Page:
SSI and Medicaid During Pregnancy and Childbirth

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Having a baby can be an exciting time, but it can also carry significant expenses, depending on what kind of insurance coverage or assistance you have. Many pregnant people can find support through Supplemental Security Income (SSI), which is an income program for low-income people with disabilities, and Medicaid, which is an insurance program for low-income people. In fact, Medicaid paid for 42% of all births in 2020.

Public benefits that assist with the costs of pregnancy and childbirth are more commonly used by those living in rural areas and by minorities. Here, we’ll explain what SSI and Medicaid covers during pregnancy and childbirth and who qualifies for this assistance.

Key Takeaways

  • You only qualify for SSI during pregnancy if you qualify for SSI on the basis of a permanent disability separate from your pregnancy. 
  • SSI is only available for low-birth-weight or disabled children in the hospital or a long-term care facility, unless your household is low-income with limited resources. 
  • Medicaid is available for pregnancy and childbirth to any parent who meets income qualifications.
  • Medicaid is available to children who are in households that meet income qualifications. 

SSI During Pregnancy

Supplemental Security Income (SSI) is a program that provides monthly payments to adult and children with disabilities who have income under specific limits. It’s is only available during pregnancy if you already qualify for it separately from your pregnancy.

To qualify for SSI you’ll need to have a disability or blindness that will permanently prevent you from working. You must have resources of under $2,000 and meet household income limits specific to your state.

SSI After Pregnancy

After you give birth, you may need to use SSI for a range of medical services, such as for care for low-birth-weight babies, for disabled children, or for yourself if you become disabled after pregnancy. Let’s look in more detail at what SSI provides in these scenarios.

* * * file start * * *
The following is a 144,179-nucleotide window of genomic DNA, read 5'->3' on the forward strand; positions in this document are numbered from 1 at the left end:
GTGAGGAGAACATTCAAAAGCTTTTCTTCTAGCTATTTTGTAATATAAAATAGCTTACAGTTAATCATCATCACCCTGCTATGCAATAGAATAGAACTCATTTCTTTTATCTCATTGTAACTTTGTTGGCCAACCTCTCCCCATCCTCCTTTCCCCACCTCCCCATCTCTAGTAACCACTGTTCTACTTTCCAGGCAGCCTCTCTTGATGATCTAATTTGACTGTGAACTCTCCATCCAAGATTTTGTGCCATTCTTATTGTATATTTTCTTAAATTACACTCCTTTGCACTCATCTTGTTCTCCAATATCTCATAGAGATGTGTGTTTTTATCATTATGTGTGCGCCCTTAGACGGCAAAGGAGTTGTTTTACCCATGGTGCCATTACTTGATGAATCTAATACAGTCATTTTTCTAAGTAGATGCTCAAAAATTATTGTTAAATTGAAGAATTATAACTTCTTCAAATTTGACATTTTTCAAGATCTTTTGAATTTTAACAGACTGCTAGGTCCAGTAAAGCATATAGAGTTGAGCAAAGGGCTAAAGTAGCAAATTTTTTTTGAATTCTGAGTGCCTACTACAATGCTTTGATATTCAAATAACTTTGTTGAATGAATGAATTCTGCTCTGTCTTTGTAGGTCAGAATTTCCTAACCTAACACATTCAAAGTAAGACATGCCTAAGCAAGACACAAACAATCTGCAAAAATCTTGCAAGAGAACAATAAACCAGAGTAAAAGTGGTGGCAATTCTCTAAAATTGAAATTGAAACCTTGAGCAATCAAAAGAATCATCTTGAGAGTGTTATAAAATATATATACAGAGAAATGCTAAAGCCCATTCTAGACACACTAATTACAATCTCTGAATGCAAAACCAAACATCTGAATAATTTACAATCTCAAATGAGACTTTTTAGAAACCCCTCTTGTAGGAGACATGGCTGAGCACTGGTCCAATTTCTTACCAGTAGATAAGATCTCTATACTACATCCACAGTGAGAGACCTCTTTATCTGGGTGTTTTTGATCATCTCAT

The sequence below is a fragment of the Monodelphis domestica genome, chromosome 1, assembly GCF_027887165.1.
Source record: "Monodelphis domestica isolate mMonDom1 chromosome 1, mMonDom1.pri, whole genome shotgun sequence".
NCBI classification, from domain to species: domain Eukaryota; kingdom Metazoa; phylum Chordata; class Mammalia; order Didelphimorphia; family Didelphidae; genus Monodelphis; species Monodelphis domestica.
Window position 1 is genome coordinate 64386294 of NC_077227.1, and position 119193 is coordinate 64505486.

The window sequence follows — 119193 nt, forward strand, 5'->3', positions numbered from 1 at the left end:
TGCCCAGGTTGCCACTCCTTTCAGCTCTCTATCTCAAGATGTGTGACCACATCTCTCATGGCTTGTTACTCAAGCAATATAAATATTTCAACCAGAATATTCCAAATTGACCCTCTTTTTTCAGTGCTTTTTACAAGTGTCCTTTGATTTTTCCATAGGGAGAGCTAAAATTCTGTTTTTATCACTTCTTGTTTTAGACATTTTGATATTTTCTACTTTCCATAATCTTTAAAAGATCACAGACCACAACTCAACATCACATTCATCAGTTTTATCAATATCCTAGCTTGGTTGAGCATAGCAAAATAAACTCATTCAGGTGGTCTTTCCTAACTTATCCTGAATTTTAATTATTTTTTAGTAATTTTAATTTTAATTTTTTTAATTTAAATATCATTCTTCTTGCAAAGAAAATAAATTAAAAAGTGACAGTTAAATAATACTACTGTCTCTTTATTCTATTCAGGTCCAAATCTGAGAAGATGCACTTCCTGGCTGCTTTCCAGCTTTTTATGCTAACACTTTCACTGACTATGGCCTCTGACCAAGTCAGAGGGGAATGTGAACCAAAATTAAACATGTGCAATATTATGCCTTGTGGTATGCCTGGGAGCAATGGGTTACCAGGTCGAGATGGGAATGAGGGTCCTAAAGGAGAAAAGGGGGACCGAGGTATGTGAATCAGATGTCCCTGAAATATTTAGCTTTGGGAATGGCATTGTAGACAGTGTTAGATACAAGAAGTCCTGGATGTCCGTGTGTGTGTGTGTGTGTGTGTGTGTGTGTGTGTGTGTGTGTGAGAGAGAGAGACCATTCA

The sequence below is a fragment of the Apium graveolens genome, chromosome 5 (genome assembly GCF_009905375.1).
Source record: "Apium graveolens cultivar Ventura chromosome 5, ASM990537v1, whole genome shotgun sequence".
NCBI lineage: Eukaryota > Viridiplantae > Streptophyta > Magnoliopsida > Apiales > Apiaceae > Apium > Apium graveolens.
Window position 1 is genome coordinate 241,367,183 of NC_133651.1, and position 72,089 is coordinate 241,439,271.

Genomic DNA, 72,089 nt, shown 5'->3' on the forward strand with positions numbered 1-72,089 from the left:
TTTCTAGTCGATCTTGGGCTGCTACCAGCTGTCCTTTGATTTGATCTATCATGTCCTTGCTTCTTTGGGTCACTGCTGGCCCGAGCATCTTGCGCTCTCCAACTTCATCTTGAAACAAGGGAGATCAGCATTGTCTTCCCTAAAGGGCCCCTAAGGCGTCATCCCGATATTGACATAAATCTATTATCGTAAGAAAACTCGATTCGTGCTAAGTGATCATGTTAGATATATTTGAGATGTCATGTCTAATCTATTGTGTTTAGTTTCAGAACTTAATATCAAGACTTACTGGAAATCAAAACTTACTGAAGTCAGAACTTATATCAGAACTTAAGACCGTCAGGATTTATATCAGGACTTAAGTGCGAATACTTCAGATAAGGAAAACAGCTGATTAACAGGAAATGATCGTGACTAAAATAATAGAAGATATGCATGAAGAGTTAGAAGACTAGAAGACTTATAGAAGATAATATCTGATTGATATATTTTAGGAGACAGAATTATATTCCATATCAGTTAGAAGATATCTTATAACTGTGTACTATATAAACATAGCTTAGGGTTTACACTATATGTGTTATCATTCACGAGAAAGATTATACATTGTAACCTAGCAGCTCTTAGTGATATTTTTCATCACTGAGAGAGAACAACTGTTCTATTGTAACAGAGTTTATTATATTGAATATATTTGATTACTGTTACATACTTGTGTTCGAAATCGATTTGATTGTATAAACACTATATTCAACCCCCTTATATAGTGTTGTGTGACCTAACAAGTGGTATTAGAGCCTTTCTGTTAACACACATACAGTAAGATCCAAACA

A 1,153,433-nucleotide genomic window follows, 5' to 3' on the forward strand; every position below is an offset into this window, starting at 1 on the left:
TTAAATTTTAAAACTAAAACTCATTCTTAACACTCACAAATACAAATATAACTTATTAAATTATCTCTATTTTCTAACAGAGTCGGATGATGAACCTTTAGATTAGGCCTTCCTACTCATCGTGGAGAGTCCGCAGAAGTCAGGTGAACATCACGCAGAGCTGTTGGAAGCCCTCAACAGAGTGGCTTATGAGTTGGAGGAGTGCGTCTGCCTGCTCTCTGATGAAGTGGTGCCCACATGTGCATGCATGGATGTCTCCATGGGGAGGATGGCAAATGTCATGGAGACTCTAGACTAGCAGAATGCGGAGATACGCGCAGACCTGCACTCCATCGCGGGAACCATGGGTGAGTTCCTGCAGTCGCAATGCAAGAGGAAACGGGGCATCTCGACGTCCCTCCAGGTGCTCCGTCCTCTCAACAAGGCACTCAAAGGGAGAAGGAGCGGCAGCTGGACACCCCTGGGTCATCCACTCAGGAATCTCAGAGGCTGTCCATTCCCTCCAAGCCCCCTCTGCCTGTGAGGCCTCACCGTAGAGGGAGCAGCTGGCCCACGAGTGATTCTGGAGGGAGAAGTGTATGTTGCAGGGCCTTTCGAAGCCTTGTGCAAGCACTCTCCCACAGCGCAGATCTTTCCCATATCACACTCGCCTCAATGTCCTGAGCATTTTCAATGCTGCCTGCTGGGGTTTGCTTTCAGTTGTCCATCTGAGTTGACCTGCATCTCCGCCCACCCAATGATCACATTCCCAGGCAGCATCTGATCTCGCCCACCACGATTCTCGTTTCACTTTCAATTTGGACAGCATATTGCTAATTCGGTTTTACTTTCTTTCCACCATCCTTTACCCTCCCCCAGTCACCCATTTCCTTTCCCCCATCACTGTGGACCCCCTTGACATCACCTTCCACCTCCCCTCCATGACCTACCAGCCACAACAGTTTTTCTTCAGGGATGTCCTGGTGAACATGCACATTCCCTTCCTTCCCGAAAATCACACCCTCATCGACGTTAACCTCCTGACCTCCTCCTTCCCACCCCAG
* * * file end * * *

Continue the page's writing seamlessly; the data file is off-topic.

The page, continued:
Low Birth Weight Babies

If you give birth to a premature baby, the baby will qualify for SSI if they meet the low birth weight (LBW) requirements. SSI considers a child a LBW baby if they:

  • weighed 1200 grams or less at their birth
  • weighed 2000 grams or less and are less than the 3rd percentile of size for their age

Most hospitals have social workers who furnish paperwork to the Social Security Administration (SSA) to qualify for benefits. If yours does not, you can file online at ssa.gov and an SSA employee will contact you to complete the application.

LBW Benefit Payments

When your LBW baby is in the hospital, you will only receive $30 per month. Once they come home, they can be eligible for the full monthly SSI benefit payment only if your household meets the low income and resource limits. With a monthly payment so low, the main purpose of getting your preemie on SSI is to automatically qualify them for Medicaid.

Disabled Children

If your child is not born prematurely with a sufficiently low birth weight to qualify for LBW benefits, they may still be able to qualify for SSI if they have significant disabilities.

While they remain in the hospital, your household income isn’t considered for their eligibility. But once your child leaves the hospital, they will only continue to qualify for SSI benefits if your household meets low income and resource requirements.